First among such is the immortal work of Bishop Butler. Wherever the English language is spoken, Butler's 'Analogy' holds a distinguished place among English classics. Published in the year 1736, when the excitement raised by 'Christianity as old as the Creation' was at its height, it was, as has been well remarked, 'the result of twenty years' study, the very twenty years during which the Deistical notions formed the atmosphere which educated people breathed.' For those twenty years and longer still, the absolute certainty of God's revelation of Himself in nature, and the absolute perfection of the religion founded on that revelation, in contradistinction to the uncertainty and imperfection of all traditional religions, had been the incessant cry of the new school of thought, a cry which had lately found its strongest and ablest expression in Tindal's famous work. It was to those who raised this cry, and to those who were likely to be influenced by it, that Butler's famous argument was primarily addressed. 'You assert,' he says in effect, 'that the law of nature is absolutely perfect and absolutely certain; I will show you that precisely the same kind of difficulties are found in nature as you find in revelation.' Butler uttered no abuse, descended to no personalities such as spoiled too many of the anti-Deistical writings; but his book shows that his mind was positively steeped in Deistical literature. Hardly an argument which the Deists had used is unnoticed; hardly an objection which they could raise is not anticipated. But the very circumstance which constitutes one of the chief excellences of the 'Analogy,' its freedom from polemical bitterness, has been the principal cause of its being misunderstood. To do any kind of justice to the book, it must be read in the light of Deism. Had this obvious caution been always observed, such objections as those of Pitt, that 'it was a dangerous book, raising more doubts than it solves,' would never have been heard; for at the time when it was written, the doubts were everywhere current. Similar objections have been raised against the 'Analogy' in modern days, but the popular verdict will not be easily reversed.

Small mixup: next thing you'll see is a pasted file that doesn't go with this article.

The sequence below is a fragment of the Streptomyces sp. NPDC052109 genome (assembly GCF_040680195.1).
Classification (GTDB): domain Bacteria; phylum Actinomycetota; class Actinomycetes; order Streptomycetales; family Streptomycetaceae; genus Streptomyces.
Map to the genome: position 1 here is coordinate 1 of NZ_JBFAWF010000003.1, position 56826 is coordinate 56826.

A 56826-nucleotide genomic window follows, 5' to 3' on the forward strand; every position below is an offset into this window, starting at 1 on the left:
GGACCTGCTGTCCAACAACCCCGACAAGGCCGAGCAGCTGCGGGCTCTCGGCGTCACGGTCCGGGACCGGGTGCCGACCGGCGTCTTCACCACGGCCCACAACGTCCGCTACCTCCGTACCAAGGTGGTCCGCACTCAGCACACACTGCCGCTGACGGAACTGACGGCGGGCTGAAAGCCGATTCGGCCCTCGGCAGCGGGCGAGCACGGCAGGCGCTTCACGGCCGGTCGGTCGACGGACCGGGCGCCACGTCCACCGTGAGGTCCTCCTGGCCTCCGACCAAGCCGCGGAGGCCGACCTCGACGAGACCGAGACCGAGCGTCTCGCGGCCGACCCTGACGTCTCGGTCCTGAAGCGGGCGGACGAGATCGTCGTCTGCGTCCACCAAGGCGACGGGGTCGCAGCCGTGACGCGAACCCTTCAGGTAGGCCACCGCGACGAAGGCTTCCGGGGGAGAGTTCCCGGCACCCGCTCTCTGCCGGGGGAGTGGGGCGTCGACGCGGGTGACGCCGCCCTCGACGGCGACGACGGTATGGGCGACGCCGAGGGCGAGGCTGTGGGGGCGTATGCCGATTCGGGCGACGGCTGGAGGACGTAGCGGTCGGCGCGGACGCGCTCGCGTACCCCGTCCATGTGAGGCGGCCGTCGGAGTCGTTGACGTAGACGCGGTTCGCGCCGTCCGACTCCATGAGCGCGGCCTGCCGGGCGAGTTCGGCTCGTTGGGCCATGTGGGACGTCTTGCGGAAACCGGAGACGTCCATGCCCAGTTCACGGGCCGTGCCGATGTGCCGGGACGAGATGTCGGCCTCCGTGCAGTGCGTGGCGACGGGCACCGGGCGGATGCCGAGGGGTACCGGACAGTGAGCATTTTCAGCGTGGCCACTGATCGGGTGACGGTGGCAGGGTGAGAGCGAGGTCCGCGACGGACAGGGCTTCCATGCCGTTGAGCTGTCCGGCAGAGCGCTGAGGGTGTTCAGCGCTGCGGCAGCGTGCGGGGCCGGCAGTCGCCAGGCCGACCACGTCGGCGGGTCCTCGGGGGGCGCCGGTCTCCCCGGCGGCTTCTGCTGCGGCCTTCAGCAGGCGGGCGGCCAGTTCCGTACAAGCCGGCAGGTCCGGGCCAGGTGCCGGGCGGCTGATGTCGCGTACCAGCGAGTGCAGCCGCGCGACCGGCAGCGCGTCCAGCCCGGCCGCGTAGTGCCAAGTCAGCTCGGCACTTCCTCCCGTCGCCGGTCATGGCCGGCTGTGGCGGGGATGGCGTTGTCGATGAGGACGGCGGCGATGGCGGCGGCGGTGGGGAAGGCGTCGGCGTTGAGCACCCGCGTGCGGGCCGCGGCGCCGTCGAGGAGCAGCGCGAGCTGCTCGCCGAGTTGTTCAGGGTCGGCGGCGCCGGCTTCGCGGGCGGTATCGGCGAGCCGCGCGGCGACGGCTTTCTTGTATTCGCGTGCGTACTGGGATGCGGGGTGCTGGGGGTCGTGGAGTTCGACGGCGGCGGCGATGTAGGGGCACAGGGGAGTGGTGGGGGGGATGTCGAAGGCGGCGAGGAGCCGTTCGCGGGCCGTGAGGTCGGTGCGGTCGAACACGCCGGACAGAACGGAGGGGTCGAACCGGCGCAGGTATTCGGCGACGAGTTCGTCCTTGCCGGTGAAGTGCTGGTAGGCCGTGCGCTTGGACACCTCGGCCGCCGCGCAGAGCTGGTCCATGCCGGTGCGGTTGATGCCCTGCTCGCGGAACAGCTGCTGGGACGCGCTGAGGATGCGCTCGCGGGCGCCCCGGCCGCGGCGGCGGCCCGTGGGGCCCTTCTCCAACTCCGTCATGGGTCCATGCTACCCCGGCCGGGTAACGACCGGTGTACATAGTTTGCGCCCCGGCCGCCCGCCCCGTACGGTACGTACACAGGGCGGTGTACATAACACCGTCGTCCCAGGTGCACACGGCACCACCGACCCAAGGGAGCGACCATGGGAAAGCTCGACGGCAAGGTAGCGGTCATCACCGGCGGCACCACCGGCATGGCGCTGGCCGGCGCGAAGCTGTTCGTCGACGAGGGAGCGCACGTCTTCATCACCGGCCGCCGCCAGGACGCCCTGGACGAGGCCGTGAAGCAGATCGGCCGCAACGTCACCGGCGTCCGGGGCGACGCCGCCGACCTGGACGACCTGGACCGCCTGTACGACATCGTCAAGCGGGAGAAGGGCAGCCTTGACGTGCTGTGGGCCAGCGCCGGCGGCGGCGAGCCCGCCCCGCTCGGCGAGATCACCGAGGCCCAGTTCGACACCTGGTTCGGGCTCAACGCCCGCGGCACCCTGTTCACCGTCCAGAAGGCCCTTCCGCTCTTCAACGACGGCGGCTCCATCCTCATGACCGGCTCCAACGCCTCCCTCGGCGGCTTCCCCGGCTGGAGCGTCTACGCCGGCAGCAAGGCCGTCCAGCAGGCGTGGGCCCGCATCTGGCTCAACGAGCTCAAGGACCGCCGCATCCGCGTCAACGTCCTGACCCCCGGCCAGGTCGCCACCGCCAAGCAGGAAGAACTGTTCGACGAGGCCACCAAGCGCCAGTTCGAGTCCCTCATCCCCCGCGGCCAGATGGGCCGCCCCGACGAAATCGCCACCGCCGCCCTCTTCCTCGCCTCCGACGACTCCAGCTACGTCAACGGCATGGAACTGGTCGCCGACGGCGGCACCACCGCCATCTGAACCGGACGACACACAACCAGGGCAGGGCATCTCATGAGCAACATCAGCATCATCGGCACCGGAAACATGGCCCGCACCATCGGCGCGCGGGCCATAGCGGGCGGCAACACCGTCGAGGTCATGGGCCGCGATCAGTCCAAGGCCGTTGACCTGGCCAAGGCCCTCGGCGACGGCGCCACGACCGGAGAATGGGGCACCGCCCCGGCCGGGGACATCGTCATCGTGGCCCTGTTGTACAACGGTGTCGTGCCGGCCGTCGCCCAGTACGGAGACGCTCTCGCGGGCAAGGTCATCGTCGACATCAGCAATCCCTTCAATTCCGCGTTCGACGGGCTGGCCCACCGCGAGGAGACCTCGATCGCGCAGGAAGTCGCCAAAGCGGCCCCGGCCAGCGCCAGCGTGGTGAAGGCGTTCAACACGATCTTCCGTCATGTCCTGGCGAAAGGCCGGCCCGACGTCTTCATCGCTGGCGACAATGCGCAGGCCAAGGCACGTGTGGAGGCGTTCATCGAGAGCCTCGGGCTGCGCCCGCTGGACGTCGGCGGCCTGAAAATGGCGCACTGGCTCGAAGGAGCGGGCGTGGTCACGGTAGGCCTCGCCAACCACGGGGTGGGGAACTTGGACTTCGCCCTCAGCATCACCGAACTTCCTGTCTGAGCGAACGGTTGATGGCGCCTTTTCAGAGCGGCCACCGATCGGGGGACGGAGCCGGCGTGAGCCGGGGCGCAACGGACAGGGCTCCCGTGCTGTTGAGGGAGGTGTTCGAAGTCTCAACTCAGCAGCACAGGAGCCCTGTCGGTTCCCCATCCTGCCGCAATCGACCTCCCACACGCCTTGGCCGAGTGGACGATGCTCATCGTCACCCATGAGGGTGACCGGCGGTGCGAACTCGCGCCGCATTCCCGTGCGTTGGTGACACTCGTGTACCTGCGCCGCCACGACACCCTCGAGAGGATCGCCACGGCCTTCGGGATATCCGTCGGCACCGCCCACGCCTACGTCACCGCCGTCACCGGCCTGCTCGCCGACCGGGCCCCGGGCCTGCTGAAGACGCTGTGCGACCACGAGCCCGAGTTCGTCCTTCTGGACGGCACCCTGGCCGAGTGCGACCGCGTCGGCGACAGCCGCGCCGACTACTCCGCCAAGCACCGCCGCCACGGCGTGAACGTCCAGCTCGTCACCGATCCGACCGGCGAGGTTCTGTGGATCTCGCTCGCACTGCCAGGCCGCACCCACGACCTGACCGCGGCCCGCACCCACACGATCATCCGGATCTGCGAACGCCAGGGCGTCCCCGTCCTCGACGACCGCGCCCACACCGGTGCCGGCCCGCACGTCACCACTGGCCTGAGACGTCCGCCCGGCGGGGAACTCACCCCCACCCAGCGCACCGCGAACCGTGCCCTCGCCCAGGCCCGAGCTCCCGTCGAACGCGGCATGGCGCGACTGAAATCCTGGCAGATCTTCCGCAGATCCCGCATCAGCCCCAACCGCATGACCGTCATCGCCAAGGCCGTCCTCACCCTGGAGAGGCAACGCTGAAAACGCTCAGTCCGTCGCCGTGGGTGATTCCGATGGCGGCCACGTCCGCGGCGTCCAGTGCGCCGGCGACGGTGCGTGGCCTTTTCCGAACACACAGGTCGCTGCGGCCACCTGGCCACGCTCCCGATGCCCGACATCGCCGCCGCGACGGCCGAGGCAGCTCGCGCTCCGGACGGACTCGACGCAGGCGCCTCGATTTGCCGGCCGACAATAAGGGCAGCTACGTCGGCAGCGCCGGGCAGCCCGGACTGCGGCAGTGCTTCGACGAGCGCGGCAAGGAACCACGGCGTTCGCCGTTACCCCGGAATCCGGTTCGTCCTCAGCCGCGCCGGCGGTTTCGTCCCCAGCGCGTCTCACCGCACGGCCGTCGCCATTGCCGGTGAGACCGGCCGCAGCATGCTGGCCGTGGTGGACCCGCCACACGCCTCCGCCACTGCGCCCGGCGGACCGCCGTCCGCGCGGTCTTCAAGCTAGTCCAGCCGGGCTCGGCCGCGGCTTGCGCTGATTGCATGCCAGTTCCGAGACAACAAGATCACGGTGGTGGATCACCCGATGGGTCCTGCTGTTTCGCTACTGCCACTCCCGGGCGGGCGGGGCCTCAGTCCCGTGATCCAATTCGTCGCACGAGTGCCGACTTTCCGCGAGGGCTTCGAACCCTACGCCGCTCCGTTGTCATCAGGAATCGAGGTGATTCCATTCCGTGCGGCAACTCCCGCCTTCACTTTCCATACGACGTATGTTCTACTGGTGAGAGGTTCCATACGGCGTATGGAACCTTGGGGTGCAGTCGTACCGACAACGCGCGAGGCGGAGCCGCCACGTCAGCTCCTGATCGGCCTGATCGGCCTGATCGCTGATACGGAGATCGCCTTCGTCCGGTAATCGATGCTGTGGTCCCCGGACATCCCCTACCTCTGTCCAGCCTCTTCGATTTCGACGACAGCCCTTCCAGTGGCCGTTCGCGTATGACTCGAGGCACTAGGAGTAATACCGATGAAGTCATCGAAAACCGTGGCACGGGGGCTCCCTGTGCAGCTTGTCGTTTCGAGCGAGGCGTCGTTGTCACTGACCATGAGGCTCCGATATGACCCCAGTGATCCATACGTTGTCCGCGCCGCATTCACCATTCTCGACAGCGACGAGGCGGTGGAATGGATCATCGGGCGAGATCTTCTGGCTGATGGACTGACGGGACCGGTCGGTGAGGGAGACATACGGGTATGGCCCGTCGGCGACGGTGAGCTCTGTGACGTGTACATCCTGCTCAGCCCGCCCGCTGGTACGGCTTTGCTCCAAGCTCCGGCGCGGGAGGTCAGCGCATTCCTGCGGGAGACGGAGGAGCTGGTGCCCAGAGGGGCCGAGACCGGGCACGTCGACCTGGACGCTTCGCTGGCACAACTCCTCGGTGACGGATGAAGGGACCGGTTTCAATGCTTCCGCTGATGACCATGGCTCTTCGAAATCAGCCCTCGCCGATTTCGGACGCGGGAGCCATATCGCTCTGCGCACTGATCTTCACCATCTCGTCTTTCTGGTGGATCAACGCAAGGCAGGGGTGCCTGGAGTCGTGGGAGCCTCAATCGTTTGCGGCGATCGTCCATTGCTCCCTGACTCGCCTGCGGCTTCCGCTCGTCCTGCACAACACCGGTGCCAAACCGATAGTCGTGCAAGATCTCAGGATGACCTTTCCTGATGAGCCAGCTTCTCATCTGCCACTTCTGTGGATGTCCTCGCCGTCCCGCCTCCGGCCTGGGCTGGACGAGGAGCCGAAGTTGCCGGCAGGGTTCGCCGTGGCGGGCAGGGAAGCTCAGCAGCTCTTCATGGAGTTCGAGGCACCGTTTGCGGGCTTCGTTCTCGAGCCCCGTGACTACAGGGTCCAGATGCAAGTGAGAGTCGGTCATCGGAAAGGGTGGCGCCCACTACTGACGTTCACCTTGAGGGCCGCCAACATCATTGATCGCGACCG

Next in importance to Butler's 'Analogy' is a far more voluminous and pretentious work, that of Bishop Warburton on 'The Divine Legation of Moses.' It is said to have been called forth by Morgan's 'Moral Philosopher.' If so, it is somewhat curious that Warburton himself in noticing this work deprecates any answer being given to it.
But, at any rate, we have Warburton's own authority for saying that his book had special reference to the Deists or Freethinkers (for the terms were then used synonymously).
He begins the dedication of the first edition of the first three books to the Freethinkers with the words, 'Gentlemen, as the following discourse was written for your use, you have the best right to this address.'